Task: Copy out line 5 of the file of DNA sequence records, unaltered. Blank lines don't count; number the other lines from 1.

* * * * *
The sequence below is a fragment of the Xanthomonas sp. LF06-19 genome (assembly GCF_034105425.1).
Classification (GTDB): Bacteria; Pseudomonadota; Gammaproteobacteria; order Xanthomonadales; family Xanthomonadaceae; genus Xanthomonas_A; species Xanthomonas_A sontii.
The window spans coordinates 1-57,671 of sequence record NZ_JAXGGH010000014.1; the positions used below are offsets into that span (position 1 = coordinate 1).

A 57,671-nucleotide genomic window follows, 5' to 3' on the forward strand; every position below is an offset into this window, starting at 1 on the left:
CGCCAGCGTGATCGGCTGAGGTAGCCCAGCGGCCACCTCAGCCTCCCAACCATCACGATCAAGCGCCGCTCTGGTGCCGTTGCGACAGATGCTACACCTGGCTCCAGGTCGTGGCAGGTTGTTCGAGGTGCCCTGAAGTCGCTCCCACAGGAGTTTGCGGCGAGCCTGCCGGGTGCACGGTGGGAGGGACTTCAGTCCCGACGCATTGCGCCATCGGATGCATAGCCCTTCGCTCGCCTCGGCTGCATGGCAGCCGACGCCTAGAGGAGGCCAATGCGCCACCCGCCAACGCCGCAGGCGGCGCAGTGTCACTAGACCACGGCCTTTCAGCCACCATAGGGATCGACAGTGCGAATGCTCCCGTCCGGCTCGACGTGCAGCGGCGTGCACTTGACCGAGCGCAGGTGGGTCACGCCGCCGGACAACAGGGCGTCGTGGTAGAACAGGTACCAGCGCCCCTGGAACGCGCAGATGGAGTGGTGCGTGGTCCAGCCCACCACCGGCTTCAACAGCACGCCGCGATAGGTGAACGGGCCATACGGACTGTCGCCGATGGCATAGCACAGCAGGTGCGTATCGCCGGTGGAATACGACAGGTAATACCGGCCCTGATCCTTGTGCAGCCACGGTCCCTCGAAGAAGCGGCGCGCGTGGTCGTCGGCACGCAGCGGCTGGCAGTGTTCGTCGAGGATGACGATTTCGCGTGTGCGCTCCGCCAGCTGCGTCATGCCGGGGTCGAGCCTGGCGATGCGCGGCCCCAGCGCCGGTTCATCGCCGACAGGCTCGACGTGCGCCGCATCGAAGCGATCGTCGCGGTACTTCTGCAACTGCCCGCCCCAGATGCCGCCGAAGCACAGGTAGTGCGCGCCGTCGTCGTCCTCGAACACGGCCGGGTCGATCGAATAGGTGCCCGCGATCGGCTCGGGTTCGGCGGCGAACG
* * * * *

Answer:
CGCCAGCGTGATCGGCTGAGGTAGCCCAGCGGCCACCTCAGCCTCCCAACCATCACGATCAAGCGCCGCTCTGGTGCCGTTGCGACAGATGCTACACCTGGCTCCAGGTCGTGGCAGGTTGTTCGAGGTGCCCTGAAGTCGCTCCCACAGGAGTTTGCGGCGAGCCTGCCGGGTGCACGGTGGGAGGGACTTCAGTCCCGACGCATTGCGCCATCGGATGCATAGCCCTTCGCTCGCCTCGGCTGCATGGCAGCCGACGCCTAGAGGAGGCCAATGCGCCACCCGCCAACGCCGCAGGCGGCGCAGTGTCACTAGACCACGGCCTTTCAGCCACCATAGGGATCGACAGTGCGAATGCTCCCGTCCGGCTCGACGTGCAGCGGCGTGCACTTGACCGAGCGCAGGTGGGTCACGCCGCCGGACAACAGGGCGTCGTGGTAGAACAGGTACCAGCGCCCCTGGAACGCGCAGATGGAGTGGTGCGTGGTCCAGCCCACCACCGGCTTCAACAGCACGCCGCGATAGGTGAACGGGCCATACGGACTGTCGCCGATGGCATAGCACAGCAGGTGCGTATCGCCGGTGGAATACGACAGGTAATACCGGCCCTGATCCTTGTGCAGCCACGGTCCCTCGAAGAAGCGGCGCGCGTGGTCGTCGGCACGCAGCGGCTGGCAGTGTTCGTCGAGGATGACGATTTCGCGTGTGCGCTCCGCCAGCTGCGTCATGCCGGGGTCGAGCCTGGCGATGCGCGGCCCCAGCGCCGGTTCATCGCCGACAGGCTCGACGTGCGCCGCATCGAAGCGATCGTCGCGGTACTTCTGCAACTGCCCGCCCCAGATGCCGCCGAAGCACAGGTAGTGCGCGCCGTCGTCGTCCTCGAACACGGCCGGGTCGATCGAATAGGTGCCCGCGATCGGCTCGGGTTCGGCGGCGAACG